Washburn goes on to say:
"If we should go back to the immortality of the soul, purgatory, eternal torment and the Sunday Sabbath, would that be anything less than apostasy? If however we leap over all these minor, secondary doctrines and accept and teach the very central, root doctrine of Romanism, the trinity, and teach that the Son of God did not die, even though our words seemed to be spiritual, is this anything else and anything less than apostasy and the very omega of apostasy?"
Now this man uses strong words, but it is understandable because he knew what the early Adventists believed (he was one of them) and he saw this thing coming in as grave apostasy, so he was opposing it in the strongest possible terms. You will notice that he refers to the trinity doctrine as a Roman Catholic doctrine. What many of us don't know, is that the trinitarian doctrine is, in the fullest sense, an invention of the Catholic church.
THE TRINITY IS THE FOUNDATIONAL BELIEF OF THE CATHOLIC CHURCH
Let me just read one or two quotations here from Roman Catholic sources. Please read carefully:
[Catholicism] "unless people keep this faith whole and undefiled, without doubt they shall perish everlastingly and the Catholic faith is this: we worship one God in trinity".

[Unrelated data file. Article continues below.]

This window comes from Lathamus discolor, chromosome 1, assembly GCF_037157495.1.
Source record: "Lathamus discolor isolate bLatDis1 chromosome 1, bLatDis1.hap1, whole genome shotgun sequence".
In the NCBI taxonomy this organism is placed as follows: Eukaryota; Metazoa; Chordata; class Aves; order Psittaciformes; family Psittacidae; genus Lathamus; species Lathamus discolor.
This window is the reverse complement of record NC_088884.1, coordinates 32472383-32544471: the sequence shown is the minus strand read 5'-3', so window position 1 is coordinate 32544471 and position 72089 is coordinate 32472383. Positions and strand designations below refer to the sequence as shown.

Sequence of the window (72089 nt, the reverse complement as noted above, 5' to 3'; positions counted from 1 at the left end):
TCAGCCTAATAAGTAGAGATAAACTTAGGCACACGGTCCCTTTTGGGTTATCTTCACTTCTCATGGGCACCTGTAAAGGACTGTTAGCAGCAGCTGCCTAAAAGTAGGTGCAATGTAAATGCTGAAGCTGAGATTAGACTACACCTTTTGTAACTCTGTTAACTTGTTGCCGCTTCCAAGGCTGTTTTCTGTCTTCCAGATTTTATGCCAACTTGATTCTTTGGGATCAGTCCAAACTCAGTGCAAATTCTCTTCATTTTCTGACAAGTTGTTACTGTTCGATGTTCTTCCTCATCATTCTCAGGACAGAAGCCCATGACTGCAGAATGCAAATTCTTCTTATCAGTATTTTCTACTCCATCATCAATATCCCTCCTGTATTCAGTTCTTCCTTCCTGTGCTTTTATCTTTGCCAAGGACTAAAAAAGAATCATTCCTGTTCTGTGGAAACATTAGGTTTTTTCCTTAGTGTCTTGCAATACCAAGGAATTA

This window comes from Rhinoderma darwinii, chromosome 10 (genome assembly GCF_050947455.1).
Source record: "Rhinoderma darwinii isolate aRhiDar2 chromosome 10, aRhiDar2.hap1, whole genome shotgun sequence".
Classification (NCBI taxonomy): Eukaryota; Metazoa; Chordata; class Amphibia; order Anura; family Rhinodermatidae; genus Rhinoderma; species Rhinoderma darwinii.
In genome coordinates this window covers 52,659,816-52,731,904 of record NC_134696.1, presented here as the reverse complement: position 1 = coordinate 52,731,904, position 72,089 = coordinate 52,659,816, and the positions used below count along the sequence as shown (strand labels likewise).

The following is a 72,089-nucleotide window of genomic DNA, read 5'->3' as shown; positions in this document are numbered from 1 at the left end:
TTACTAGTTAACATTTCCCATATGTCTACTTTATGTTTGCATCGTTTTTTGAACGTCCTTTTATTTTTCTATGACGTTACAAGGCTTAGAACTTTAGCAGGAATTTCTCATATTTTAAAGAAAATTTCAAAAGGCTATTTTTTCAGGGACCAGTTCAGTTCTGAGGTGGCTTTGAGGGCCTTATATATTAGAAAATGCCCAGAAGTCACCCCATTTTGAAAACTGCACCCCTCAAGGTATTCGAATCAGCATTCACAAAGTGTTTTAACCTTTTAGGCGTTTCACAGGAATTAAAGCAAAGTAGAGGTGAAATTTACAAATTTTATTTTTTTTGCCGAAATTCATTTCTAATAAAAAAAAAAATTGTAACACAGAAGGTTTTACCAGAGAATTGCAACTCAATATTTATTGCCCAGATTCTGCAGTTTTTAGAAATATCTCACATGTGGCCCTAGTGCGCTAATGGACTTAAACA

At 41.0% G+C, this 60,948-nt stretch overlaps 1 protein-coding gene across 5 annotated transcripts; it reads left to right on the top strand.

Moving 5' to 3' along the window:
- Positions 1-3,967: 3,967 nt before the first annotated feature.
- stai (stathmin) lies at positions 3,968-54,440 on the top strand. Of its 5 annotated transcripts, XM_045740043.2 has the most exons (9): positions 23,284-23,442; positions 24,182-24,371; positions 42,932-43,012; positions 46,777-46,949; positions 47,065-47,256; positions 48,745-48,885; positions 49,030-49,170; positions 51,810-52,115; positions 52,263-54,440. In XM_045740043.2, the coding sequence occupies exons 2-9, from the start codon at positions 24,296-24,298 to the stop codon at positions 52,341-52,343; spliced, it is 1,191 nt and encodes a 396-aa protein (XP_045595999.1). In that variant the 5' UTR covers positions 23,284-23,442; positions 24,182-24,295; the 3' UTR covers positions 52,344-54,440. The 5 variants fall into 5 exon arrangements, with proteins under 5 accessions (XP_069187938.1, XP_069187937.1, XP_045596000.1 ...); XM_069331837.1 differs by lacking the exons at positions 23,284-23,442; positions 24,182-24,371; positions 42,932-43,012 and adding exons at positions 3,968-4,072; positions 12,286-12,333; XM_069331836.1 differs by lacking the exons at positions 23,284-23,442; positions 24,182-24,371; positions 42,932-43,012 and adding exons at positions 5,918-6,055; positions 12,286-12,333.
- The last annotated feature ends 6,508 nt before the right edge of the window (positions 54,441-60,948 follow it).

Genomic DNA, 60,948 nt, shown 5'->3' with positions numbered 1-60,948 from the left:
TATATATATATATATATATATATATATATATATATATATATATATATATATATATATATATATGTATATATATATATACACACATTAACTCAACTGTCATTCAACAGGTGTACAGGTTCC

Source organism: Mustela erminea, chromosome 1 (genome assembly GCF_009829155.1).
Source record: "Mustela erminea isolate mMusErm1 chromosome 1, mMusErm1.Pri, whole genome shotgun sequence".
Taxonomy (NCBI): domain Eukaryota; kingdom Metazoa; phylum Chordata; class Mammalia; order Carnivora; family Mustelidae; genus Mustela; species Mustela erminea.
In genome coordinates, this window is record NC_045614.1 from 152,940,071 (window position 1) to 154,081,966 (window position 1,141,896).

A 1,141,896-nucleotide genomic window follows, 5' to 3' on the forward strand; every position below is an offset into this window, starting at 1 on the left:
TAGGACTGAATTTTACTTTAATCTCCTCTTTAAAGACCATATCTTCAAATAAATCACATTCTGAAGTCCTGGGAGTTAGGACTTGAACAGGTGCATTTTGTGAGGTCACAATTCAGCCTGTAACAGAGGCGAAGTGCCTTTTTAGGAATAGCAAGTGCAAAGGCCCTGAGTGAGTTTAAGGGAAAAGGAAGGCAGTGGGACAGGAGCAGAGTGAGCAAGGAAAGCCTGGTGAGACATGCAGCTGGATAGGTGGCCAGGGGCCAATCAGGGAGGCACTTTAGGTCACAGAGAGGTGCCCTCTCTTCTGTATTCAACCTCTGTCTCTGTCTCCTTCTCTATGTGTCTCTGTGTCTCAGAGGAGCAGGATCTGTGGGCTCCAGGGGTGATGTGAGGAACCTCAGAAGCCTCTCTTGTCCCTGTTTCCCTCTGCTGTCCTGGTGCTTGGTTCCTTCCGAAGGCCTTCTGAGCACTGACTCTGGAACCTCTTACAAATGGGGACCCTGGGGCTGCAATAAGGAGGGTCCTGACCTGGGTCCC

[Handbook for Today's Catholic. Pg. 16] "The mystery of the trinity is the central doctrine of the Catholic faith. Upon it are based all the other teachings of the church."
Now think of all the implications of this: If this is really the foundation of the Roman Catholic church, then all the other strange beliefs of that church such as purgatory, baptism for the dead, infant baptism, the Eucharist, the mediation of Mary and the "Saints"; all these strange beliefs came into the Catholic religion as a result of their holding to this belief in the trinity. That is what they say themselves.
Think about what this implies for Seventh-day Adventism if we accept the same trinitarian doctrine.
APOSTASY CREEPS INTO THE CHURCH MANUAL AND YEARBOOKS
The next step in this creeping apostasy that was being perpetrated by LeRoy Froom, the chief architect, along with his other cohorts, was that in 1932, this pro-trinitarian Statement of Beliefs was added to the first Church Manual and all succeeding Adventist Yearbooks. It had not been voted on by the Church at large, by the General Conference, nor even by a representative body of the leaders of the S.D.A. Church. It was just put into the Yearbook by F.M. Wilcox.
The following year, it appeared in the Statement of Beliefs in the Church Manual, and then it began to appear in all the Church books. Those who bothered to read the Yearbook, those who bothered to read the Manual, just saw the term "trinity" appear. I suppose most people never really gave it much thought, although, as I said, there were a few who were violently opposed to what was happening.